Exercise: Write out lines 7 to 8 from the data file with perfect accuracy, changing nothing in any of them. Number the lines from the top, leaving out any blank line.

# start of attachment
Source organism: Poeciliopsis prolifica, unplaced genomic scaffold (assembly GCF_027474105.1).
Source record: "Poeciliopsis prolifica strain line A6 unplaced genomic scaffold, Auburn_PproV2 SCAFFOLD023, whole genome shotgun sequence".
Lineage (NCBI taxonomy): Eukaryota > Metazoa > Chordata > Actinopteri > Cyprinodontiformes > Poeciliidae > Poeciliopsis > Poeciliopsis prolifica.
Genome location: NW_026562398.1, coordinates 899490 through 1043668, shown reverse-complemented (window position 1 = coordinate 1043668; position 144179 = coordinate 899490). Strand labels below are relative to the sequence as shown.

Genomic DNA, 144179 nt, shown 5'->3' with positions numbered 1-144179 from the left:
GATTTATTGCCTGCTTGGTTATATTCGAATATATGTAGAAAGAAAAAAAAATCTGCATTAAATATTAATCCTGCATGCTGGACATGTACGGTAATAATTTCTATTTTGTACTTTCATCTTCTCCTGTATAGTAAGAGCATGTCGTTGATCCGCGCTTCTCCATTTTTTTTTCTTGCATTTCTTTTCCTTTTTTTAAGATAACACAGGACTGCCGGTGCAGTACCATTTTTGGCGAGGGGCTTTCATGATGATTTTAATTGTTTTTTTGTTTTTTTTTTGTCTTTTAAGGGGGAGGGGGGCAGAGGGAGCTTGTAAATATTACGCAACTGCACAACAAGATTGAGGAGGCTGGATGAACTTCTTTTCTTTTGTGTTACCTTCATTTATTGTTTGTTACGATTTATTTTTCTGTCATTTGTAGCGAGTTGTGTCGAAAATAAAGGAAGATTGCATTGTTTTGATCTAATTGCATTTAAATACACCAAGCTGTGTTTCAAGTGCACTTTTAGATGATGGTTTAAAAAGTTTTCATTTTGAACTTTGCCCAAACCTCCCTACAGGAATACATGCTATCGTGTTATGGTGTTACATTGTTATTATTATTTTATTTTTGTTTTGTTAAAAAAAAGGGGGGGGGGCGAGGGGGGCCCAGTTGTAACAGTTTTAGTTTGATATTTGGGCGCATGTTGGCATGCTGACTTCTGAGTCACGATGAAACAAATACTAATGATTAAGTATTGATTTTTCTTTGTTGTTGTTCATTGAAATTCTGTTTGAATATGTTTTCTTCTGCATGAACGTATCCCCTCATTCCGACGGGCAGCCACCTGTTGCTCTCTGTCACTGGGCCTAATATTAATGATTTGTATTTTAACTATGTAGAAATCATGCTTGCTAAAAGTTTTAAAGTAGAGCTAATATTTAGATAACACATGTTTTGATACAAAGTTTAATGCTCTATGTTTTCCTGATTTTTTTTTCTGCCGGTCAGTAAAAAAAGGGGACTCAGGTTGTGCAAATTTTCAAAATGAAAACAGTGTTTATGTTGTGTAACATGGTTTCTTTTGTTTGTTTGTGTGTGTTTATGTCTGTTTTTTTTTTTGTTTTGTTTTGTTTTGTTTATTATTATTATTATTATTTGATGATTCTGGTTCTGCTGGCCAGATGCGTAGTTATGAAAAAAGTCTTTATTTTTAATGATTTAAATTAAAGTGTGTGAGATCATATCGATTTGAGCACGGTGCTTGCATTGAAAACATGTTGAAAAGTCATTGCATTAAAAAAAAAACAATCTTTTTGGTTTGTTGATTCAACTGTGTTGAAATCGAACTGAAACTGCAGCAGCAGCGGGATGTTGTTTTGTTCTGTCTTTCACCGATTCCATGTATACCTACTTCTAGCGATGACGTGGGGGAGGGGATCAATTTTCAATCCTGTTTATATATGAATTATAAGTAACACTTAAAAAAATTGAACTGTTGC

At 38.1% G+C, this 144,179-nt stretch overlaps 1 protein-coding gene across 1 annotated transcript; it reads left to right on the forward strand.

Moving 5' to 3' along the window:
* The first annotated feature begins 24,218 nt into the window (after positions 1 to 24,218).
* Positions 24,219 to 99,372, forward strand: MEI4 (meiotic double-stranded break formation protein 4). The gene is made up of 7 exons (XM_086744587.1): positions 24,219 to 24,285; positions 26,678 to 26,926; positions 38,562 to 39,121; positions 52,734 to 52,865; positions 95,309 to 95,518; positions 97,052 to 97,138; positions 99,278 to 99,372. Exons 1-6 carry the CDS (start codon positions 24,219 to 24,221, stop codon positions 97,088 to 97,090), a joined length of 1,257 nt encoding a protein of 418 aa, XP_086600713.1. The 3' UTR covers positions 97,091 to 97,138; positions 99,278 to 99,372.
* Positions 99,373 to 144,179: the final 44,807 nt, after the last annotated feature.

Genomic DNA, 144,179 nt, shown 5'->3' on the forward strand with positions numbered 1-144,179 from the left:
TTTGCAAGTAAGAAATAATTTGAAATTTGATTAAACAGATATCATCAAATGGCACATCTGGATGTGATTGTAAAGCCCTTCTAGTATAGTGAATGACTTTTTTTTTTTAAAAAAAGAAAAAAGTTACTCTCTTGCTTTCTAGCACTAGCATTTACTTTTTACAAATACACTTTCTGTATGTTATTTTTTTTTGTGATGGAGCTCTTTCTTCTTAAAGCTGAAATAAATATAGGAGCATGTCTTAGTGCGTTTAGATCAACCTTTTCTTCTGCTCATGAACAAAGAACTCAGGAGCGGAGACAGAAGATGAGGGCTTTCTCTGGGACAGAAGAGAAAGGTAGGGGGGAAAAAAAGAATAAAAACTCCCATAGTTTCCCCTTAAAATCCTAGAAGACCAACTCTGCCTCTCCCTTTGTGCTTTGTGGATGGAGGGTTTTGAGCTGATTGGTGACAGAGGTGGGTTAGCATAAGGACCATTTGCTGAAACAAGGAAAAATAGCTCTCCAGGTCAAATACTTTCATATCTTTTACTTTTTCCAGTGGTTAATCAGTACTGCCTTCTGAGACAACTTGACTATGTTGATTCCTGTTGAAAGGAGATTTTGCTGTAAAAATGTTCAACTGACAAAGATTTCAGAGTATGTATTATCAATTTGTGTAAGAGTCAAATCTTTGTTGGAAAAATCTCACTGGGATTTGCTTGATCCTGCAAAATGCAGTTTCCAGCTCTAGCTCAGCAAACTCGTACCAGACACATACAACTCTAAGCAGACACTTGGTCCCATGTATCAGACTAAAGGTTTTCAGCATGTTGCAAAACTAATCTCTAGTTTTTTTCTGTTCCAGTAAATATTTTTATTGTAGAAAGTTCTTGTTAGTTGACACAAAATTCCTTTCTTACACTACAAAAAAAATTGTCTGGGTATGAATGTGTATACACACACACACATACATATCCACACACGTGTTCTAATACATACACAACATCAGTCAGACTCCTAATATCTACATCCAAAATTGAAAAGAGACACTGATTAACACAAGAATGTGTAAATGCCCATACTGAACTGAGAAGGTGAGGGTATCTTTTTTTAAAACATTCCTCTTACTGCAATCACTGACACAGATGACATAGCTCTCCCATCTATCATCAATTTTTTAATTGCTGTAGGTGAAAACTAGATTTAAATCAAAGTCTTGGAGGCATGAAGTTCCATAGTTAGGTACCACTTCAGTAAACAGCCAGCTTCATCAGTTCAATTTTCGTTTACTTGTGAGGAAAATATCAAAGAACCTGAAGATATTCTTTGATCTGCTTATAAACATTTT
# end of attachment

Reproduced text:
At 38.1% G+C, this 144,179-nt stretch overlaps 1 protein-coding gene across 1 annotated transcript; it reads left to right on the forward strand.

Moving 5' to 3' along the window: